Nigel Fage News: Will the members of the European Parliament in the Freej and Brix party get a pension? Will they get paid?
Nigel Farage will leave the European Parliament for the very last time on Wednesday before the UK’s official departure from the European Union on Friday, January 31. The Brexit Party leader has been a prominent eurosceptic since he became an MEP more than two decades ago, but will he and his other Brexit Party MEPs receive a salary or a pension after they exit?
On Wednesday, the European Parliament will hold a historic vote to approve the terms of the UK’s departure from the EU.
The landmark session will see the 751 debate the Brexit Withdrawal Bill before, it is widely expected, they vote in support of the deal’s terms.
Having already been signed off by key parliamentary committees last week, Wednesday’s session is largely symbolic, marking the final stage of the ratification process before the UK’s official exit at 11pm GMT on Friday.
On Wednesday, prominent European and Brexit figures are expected to speak, including the Parliament’s Brexit Co-ordinator Guy Verhofstadt and Mr Farage.
Speaking from Brussels, Mr Farage told the BBC he believes Brexit is the “beginning of the end” for the European Union.
He said countries that had seen the UK “make such a Horlicks” of leaving originally would now see it was possible to exit if a good trade deal was struck.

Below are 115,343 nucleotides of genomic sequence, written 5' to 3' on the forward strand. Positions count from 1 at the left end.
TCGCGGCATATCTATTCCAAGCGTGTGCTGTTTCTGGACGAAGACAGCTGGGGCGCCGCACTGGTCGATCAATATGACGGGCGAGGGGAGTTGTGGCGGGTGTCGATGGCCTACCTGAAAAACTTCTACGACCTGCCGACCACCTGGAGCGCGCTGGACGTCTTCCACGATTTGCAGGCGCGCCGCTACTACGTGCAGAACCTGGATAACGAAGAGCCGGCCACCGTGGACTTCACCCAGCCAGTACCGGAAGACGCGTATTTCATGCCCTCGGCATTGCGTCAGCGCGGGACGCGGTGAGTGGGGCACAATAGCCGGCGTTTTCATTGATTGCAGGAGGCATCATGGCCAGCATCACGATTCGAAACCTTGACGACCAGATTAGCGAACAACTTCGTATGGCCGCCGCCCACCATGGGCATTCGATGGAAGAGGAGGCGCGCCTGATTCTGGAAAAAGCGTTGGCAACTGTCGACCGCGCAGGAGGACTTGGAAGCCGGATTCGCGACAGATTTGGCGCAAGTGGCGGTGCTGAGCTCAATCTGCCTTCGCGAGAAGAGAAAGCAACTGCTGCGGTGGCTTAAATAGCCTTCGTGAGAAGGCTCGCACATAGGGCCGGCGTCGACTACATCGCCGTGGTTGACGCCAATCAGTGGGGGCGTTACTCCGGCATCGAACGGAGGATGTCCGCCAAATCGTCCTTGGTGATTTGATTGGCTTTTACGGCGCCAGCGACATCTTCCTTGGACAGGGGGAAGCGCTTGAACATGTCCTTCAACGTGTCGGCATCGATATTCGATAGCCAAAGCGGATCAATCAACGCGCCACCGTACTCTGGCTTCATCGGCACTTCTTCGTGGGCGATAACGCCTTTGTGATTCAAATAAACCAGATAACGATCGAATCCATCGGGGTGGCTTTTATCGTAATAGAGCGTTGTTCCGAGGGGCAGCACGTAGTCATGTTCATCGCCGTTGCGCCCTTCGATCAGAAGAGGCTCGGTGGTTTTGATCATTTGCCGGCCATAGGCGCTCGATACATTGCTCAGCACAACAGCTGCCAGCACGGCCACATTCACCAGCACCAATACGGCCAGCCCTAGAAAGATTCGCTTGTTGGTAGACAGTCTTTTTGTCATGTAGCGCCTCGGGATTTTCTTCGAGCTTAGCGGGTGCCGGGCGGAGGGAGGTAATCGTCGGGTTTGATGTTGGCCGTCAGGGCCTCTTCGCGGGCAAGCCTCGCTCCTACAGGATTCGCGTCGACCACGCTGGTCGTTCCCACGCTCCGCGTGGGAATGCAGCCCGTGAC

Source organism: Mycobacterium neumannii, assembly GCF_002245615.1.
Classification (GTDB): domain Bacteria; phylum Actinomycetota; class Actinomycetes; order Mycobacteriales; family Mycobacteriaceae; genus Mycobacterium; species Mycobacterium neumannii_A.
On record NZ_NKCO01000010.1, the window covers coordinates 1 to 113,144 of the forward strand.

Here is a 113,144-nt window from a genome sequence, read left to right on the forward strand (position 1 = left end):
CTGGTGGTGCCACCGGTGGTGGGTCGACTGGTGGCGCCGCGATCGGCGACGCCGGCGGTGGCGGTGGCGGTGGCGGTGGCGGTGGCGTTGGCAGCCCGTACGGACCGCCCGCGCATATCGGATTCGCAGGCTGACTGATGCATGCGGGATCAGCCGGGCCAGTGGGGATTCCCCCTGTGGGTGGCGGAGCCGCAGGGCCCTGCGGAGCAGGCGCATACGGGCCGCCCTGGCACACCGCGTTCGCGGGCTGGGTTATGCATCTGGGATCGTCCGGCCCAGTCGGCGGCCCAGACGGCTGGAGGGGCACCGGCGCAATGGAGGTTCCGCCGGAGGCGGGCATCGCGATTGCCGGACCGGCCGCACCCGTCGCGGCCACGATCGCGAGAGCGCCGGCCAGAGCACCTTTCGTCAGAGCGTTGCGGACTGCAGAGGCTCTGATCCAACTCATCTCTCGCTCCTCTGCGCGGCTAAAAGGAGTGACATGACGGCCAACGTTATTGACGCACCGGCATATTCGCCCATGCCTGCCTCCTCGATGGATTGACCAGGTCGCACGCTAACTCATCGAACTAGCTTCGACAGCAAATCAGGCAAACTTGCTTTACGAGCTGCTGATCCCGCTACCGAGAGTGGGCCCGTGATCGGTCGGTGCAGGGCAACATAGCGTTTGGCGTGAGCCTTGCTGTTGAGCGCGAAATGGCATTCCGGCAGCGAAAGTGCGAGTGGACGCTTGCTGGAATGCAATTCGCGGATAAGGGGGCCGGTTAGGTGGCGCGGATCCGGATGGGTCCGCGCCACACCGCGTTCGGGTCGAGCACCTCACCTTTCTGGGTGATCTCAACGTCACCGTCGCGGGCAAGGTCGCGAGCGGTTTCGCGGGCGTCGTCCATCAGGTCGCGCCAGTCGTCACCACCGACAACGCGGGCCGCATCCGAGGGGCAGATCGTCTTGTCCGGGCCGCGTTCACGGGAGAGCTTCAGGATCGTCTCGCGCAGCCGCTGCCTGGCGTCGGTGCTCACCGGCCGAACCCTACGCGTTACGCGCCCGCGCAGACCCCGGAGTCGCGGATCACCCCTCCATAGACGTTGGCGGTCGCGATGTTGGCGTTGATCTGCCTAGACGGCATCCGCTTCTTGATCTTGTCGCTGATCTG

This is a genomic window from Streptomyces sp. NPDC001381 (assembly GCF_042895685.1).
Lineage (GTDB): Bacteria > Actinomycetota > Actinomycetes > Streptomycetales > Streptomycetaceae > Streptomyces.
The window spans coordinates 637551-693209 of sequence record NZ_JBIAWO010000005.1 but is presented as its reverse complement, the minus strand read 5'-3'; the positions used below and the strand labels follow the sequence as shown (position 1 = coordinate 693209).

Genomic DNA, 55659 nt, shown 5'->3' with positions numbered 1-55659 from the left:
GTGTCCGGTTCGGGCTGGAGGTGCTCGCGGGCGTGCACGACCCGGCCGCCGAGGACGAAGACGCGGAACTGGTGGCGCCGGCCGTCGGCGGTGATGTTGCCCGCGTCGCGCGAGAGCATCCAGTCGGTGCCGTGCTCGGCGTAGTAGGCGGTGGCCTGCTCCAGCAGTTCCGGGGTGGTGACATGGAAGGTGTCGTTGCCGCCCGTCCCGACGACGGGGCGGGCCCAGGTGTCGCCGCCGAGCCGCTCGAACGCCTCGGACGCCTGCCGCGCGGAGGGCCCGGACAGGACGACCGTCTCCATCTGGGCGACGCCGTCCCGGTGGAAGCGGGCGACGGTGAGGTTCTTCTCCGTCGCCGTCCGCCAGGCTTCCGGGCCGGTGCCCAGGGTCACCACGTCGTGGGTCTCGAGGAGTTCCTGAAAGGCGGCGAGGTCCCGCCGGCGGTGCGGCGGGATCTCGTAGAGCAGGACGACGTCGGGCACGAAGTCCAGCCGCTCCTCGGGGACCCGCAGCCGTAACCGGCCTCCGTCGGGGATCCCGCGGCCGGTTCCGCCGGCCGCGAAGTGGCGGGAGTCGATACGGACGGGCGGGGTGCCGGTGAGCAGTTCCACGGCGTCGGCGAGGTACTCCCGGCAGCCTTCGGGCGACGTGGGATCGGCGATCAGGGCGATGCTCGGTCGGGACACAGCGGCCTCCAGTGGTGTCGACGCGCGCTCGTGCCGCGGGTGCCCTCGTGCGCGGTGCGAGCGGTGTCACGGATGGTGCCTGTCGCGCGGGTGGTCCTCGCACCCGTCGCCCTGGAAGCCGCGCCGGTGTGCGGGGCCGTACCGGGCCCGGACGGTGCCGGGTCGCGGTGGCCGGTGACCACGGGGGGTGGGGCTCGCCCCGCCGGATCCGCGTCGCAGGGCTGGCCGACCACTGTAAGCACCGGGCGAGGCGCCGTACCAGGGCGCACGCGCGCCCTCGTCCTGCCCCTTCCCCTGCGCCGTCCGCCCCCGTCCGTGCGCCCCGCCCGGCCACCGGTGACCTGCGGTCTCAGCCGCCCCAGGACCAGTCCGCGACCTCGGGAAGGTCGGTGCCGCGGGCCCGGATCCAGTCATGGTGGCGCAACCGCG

Mr Farage said: “I think, two years down the road, there’ll be a big debate going on in many other countries about what kind of Europe do people want.
“Do they want a Europe of trading co-operation or a Europe run by these institutions in Brussels, and I think the UK’s departure really will mark the beginning of the end of this European project.”
When asked about polling suggesting that support for the EU had risen since Brexit, Mr Farage added: “That’s because we made such a Horlicks of leaving.
“I think many of the Eurosceptic groups around Europe began to shake their heads and say ‘Oh, perhaps it is not possible to leave’.
“Now it’s actually happening, if we chart a clear path – and provided that Boris Johnson sticks to the very clear promises that he made in his manifesto – then I think all of that will change a couple of years down the line.”
Nigel Farage has been an MEP since 1999 and therefore will be entitled to receive a pension at the age of 63.
For each full year that an MEP works, they receive a pension that is worth 3.5 percent of their salary.
As the European parliamentary elections were held at the end of May, with the Brexit Party winning 29 of the available 73 seats, none of these MEPs are entitled to a pension because they would not have served for a full year.
So in order to contribute to their pension pot, MEPs would need to remain in the European Parliament until at least June 2020.